Can I use a snow board on the sand?
Many of our visitors are snow boarders who are seeking a way to extend
their season. When hearing about sandboarding they are some times skeptical,
at first, but the desire to " keep on boardin' " soon over-powers doubt
and they begin the short trek to sandboarding.
Snow boards can easily retail for $400 - $500, so owning a quiver of boards is
often out of the question for most. Now with the introduction of Sandboarding into
the already precarious budget arrangment, the interested one has to stop and ask
himself if there is perhaps some short cut. Is it possible to ride my snow board
on the sand? How about that old uni-directional with the striped insert and the
nail polish artwork that your baby sister contributed? Well, the answer is... maybe.
The design of the snow board is good enough for sand. The composite is sturdy enough
and the nail polish art is probably a plus as well. The problem lays with the base
material. While P-Tex performs excellent for snow it is poor on sand at best. The abrasive
properties of the sand hinder the P-Tex bases ability to break free of the grab.
Usually, you will end up with a slow ride or no ride at all. I say "usually" because
there are some conditions that allow the snow board to reach reasonably good
speeds. However, a snowboard will never reach the speeds or offer the handling
of a true sandboard on sand so don't expect it to.
If you are at the dunes and a snow board is what you have then seek extreame angles.
If you are able to find a very steep dune
face that is also accessible to you by foot or chair lift you may be able to ride that
snow board at speeds that will satisfy. Of course, when the face is steep enough you
could ride almost anything and it will slide. I mean just about anything!
The best way to find out is to try it on your dune. Definitely locate the tallest
and steepest face and give it a try. The sand can do very little to the base and in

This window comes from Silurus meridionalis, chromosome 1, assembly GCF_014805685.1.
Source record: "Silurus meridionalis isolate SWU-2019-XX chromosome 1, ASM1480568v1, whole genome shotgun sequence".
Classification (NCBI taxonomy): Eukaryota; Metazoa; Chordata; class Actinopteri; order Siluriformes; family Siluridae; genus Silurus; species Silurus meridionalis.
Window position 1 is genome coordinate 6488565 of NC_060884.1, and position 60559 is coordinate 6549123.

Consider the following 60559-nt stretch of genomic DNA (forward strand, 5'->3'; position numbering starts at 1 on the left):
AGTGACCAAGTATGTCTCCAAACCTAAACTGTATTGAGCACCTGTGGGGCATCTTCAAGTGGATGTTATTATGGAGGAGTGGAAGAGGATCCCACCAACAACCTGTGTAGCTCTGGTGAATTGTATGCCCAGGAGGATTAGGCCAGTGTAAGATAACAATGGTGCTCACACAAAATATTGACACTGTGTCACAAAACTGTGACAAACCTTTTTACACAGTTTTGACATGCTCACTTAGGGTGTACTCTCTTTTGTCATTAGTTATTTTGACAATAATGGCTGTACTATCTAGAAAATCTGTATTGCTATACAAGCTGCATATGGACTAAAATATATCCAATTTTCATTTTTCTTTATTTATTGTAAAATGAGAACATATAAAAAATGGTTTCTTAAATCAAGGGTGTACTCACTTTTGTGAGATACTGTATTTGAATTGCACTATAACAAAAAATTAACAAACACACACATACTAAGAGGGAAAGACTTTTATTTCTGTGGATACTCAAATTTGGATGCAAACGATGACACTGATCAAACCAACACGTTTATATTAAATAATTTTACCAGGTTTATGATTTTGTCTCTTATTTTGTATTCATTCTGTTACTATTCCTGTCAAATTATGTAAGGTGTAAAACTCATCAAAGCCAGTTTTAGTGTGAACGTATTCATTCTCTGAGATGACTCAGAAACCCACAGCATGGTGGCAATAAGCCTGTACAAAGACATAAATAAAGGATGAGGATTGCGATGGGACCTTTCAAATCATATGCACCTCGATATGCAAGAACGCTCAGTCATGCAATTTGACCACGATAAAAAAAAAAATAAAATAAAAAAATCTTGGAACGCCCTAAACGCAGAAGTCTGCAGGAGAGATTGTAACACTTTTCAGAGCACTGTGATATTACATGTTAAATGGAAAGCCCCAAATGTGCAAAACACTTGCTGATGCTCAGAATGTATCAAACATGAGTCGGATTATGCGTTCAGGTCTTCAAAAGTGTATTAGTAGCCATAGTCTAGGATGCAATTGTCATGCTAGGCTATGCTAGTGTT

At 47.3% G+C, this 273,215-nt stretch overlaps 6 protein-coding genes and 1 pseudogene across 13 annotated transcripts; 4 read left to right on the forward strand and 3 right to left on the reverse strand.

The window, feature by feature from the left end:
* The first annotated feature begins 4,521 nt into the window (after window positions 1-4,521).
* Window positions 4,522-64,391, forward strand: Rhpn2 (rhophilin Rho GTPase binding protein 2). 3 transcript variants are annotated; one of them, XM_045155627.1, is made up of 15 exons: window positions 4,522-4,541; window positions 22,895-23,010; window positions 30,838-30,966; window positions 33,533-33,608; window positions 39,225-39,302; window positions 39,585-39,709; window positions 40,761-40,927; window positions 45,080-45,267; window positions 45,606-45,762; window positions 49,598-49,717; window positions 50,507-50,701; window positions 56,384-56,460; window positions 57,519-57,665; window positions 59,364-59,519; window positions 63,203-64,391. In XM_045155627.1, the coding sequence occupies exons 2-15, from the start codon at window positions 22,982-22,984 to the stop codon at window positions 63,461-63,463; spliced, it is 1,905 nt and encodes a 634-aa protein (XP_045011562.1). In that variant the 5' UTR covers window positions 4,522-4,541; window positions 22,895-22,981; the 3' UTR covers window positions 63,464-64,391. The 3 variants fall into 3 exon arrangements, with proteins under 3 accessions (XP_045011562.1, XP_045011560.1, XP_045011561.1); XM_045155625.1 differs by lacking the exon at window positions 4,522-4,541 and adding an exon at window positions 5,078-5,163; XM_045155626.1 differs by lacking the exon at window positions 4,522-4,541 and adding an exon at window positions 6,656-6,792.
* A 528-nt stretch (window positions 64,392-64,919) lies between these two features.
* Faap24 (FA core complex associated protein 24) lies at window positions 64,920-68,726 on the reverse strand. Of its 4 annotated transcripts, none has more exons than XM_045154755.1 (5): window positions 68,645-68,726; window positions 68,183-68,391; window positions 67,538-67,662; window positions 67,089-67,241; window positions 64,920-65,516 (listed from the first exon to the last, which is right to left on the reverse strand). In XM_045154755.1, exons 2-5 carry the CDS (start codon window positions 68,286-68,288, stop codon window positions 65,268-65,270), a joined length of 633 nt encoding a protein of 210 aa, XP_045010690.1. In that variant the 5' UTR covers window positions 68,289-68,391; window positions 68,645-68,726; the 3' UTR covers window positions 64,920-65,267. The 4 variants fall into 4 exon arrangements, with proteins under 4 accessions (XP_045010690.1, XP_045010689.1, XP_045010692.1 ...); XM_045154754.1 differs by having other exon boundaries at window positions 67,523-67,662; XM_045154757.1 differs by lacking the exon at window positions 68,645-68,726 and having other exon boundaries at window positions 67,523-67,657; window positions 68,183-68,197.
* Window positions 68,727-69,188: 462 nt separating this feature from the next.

most cases will even help clean up some of the scratches. Take a couple of runs
and then take a good look at the base and see if it is acceptable. If you don't like
what you see don't run it any more. Keep in mind that stones, rocks, glass and
other objects in the sand can damage the base so try to always ride clean sand.
Some tips to help you get it goin' are as follows: Don't use snow wax. Use sand
wax, parafin or nothing at all. Be sure to scrape all the old wax from the base before
riding it on sand. Keep your speed up. Once you get going don't stop and start. It takes
longer to gain the speeds than with a snow board and you're not going to want to give it
back. Make gentler turns instead of tight turns that use entirely the edge. Don't stay in
your turns as long since this will tend to reduce your speed as well.
The steel edge of the snow board will cut deep into the sand but sand is not as
soft as snow so the result is an increase in friction and a slower ride. You can wax
the edges heavily and this will help. One more tip that will help as well: ride
further back on the board as though you were riding deep powder. This will allow the
board tip to come up and let more air pass under the board thus giving you less friction
and a faster ride.
Soon you will be ready for a real sandboard and will already have some sandboarding
experience under your belt as well. Then you can pass your old snow board, now sand board
, on to your precious little sister. Isn't that nice.
The bottom line is that snow boards are made to perform on snow and sand boards are made to perform on sand. If you really want to sandboard then ride a real sandboard on the sand.
Well friends, that's my advice and I hope it helps you on your way. Sandboarding is a great sport, a lot of fun and very healthy. You're going to love it!
Always your friend,